Epistasis in an Elite Maize Hybrid and Choice of Generation for Inbred Line Development
- Kendall R. Lamkey *,
- Bruce J. Schnicker and
- Albrecht E. Melchinger
Second cycle breeding, utilizing backcross and F2 generations, has become the predominant type of line development program in the U.S. maize (Zea mays L.) industry. Epistasis and linkage have been identified as possible limits to progress from selection in F2 and backcross populations. Objectives of this study were to determine the importance of epistasis in an elite maize hybrid and to determine the appropriate generation for initiation of inbred line development. Six generations of progeny were developed from B73 and B84: the two parental generations, Pl (B73) and P2 (B84); the F2 generation [(B73 × B84) F2]; the BCP1 generation [(B73 × B84) × B73]; the BCP2 generation [(B73 × B84) × B84]; and the F2-Syn 8 generation (the F2 generation random mated for eight generations). Testcross progeny were produced by crossing random S9 plants from each of the six generations onto the inbred tester Mo17. One-hundred progeny of F2 × Mo17 and F2-Syn 8 × Mo17 and 50 progeny of BCP1 × Mo17 and BCP2 × Mo17, as well as the parental testcrosses, were harvested. The experiment was evaluated at four locations in 1990 and three locations in 1991. Epistatic effects were significant for grain yield and grain moisture, and accounted for 21 and 18% of the variation among generation means, respectively. The genetic variance and heritability for grain yield ranked F2-Syn 8 > F2 > BCP1 > BCP2, but differences among generations were not significant. The predicted gains for each generation ranked in agreement with the heritability. Under low selection intensities (a = 20%), the predicted mean (usefulness) ranked the generations BCP22 > F2 >> F2-Syn 8 > BCPI. Under high selection intensity (a = 1%), usefulness ranked the generations F2 > F2-Syn 8 > BCP2 > BCP1. The choice between F2 and backcrosses as source populations is primarily a function of selection intensity. Our results suggest little to no advantage of random mating the F2 before initiating selection and inbreeding.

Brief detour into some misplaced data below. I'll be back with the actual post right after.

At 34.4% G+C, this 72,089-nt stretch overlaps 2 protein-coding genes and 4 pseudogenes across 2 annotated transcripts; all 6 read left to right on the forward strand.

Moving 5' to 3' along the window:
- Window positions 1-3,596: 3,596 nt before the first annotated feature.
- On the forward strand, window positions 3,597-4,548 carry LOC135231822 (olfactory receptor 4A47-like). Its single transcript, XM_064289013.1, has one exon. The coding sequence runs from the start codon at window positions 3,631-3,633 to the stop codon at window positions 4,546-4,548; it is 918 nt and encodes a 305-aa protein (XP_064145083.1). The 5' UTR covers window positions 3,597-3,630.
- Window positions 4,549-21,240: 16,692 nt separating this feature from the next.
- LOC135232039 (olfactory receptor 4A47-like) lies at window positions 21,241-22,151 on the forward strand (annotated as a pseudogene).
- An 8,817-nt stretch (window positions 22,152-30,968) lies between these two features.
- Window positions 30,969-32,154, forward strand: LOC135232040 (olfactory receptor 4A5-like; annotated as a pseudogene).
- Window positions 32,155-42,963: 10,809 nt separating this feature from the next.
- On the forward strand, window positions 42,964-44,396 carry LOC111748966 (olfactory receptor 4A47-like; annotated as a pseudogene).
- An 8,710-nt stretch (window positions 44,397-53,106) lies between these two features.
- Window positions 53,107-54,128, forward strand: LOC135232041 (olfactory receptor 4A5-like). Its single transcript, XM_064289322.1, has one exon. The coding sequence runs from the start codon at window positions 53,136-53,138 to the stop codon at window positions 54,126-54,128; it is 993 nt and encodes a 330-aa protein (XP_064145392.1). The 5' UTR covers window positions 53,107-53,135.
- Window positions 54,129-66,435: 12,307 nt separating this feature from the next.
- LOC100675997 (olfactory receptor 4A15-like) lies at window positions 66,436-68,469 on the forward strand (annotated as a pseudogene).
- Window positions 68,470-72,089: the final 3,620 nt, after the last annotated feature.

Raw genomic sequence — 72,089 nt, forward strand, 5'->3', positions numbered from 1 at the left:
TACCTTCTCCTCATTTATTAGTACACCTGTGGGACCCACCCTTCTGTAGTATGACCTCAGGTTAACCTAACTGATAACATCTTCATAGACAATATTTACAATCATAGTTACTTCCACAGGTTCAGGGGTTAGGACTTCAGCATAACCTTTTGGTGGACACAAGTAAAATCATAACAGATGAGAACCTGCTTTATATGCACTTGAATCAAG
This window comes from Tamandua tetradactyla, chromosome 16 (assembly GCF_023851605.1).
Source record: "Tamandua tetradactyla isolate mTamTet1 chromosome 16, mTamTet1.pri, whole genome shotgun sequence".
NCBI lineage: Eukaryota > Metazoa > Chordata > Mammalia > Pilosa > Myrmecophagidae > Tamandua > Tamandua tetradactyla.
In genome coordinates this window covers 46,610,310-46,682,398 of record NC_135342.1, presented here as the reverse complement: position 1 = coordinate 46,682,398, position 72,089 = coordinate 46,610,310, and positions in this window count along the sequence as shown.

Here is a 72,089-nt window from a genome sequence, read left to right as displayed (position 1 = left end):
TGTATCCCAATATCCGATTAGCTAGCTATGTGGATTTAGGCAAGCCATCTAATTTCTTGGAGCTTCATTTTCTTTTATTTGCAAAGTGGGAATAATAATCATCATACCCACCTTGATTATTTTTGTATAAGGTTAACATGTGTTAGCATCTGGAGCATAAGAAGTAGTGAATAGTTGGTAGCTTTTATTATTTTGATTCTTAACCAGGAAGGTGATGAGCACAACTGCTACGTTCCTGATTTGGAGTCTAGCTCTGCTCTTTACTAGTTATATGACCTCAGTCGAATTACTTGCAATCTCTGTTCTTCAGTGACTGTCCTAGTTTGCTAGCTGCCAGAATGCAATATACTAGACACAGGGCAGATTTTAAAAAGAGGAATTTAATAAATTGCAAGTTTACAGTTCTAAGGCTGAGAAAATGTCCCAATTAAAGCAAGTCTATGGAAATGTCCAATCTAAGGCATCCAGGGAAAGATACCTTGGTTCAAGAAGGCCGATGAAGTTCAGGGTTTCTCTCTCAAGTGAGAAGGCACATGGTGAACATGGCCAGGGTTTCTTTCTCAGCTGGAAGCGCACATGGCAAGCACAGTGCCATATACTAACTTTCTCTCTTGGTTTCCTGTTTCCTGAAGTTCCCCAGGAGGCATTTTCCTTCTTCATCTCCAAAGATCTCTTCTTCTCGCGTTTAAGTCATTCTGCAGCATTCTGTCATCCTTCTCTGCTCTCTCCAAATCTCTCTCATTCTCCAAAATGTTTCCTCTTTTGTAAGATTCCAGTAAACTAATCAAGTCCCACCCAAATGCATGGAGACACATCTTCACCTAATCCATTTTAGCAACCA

Copyright © 1995 by the Crop Science Society of America, Inc.